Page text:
Years ago, I was learning #Italian when I just thought, oh there’s #Spanish right there at my fingertips, why not learn it? You know, to have the full collection of Romance #languages. So, I went into it thinking that my francophone brain plus my fast-paced skills in Italian would decipher the many words ending in os and as but that magic didn’t work.
Some time afterward, a Spanish-speaking lady was offering weekly Spanish lessons in a community center, I thought that these would be the support I needed to launch my Spanish acquisition journey. I went there promising myself that this was not “studying” but a way to open the door for my brain to understand Spanish. You see I did a lot of studying at the time and I could not afford one more stress added to the mix. And so, I would sit there, listening and understanding everything, I would do the classwork and pick up a few words here and there. In fact, it all made sense to me, the grammar, and the vocabulary. Well, not exactly everything, since some different words were so similar. Basically, the classes were low maintenance and enjoyable. But that did not free my Spanish tongue, it was still locked down!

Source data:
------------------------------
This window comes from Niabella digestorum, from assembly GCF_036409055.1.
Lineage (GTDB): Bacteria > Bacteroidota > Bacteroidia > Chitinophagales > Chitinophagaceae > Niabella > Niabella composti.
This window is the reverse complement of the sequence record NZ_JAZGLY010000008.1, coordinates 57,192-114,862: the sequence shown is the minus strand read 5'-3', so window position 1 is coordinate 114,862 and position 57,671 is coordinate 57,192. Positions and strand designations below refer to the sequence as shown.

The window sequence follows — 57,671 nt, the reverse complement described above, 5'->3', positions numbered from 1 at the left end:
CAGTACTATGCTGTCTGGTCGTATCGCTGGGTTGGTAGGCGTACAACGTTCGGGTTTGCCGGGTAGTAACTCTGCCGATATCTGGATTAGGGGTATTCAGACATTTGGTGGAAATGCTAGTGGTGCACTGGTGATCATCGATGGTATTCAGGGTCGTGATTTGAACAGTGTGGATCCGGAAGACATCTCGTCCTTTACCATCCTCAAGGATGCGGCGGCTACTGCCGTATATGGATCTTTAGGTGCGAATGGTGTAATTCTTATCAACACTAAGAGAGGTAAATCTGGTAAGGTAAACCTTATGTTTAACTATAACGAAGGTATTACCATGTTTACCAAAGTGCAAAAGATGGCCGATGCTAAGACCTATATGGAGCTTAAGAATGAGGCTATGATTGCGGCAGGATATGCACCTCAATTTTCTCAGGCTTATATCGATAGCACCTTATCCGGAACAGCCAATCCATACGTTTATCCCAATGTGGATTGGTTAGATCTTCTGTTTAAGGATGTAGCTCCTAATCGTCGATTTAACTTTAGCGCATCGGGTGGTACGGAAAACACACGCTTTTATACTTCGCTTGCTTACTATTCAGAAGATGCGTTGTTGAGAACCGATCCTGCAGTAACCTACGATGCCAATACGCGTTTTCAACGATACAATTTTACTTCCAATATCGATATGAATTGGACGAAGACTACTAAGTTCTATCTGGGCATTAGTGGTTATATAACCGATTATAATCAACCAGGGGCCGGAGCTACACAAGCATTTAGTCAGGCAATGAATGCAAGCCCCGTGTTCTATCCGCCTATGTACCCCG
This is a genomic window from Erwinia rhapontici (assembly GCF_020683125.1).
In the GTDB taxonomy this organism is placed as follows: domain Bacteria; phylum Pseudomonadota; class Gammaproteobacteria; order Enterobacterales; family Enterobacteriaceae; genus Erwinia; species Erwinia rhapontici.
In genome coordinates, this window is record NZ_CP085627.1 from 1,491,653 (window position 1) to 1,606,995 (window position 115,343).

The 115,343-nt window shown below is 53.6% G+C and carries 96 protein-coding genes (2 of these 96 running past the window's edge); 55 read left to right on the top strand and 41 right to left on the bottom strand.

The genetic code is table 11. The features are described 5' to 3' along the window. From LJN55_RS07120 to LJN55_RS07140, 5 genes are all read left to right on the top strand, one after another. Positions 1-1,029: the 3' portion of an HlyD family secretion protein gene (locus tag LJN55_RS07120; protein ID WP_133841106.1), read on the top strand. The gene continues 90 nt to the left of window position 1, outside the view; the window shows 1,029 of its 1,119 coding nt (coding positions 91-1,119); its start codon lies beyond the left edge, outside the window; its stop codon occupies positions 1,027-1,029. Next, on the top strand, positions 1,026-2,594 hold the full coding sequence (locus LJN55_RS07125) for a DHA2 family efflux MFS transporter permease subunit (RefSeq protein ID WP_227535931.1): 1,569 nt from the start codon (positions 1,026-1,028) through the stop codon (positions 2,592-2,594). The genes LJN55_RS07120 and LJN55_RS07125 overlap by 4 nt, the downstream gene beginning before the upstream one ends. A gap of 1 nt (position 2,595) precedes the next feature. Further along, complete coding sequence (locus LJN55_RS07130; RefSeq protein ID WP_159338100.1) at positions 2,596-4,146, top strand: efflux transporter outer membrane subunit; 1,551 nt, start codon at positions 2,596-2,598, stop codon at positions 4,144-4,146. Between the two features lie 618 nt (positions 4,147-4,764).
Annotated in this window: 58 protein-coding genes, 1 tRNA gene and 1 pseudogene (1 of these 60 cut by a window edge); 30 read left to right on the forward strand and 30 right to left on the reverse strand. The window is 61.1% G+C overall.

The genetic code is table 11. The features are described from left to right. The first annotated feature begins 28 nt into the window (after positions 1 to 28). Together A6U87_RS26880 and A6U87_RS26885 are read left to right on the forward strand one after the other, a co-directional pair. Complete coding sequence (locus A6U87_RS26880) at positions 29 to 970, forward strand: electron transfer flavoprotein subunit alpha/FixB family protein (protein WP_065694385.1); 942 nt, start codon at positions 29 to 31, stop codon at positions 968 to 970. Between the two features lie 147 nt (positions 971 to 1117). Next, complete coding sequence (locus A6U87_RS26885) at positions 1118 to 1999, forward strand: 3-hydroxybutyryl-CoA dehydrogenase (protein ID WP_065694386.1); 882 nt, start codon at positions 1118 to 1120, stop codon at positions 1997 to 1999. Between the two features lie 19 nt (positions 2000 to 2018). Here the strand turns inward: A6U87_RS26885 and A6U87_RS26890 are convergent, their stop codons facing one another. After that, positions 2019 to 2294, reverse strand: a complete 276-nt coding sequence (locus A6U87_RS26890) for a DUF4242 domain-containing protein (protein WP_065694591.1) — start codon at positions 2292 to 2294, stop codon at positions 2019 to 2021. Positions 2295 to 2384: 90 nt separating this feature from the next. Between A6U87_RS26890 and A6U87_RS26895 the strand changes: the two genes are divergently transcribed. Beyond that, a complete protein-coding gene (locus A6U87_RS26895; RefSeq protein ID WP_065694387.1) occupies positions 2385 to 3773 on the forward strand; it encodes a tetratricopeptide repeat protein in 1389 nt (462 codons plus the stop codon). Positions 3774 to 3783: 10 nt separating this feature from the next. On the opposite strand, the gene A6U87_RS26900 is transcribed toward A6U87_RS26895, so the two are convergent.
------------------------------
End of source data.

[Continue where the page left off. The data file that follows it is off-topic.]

Later, my learning process went on and off. I did a few things on my own over a long period of time, you know, playing with language apps, listening to Learn Spanish in your car, and podcasts, but I made so little progress, so I stopped.
Then, a couple of years ago, a colleague of mine suggested we met once a week to exchange languages. And I was tempted to give Spanish one more try. Although I had stopped learning it, I never stopped wanting to speak it. The weekly sessions went on fine and my colleague was very helpful, but it had one problem, it was not enough. We used to split the less-than-one-hour session between the two languages, but we had to work monolingually on some days because of lack of time. And so, I did not go past what I had already learned before.
Well, the good news is that I recently re-created my whole Spanish learning system with a different approach. And now I’d like to go over the big mistakes I did in my first attempt to learn Spanish and why it was not effective.
1. I explored Spanish but didn’t actually learn it, which are two different things. I started with a simple wish to explore the language and when I realized I wanted to learn it, I did not shift from the exploration mode to the learning mode. There’s nothing wrong with exploring a language, just for fun, without really putting the effort and time to learn it. But since my goal was to achieve a certain level, I needed to do the actual work.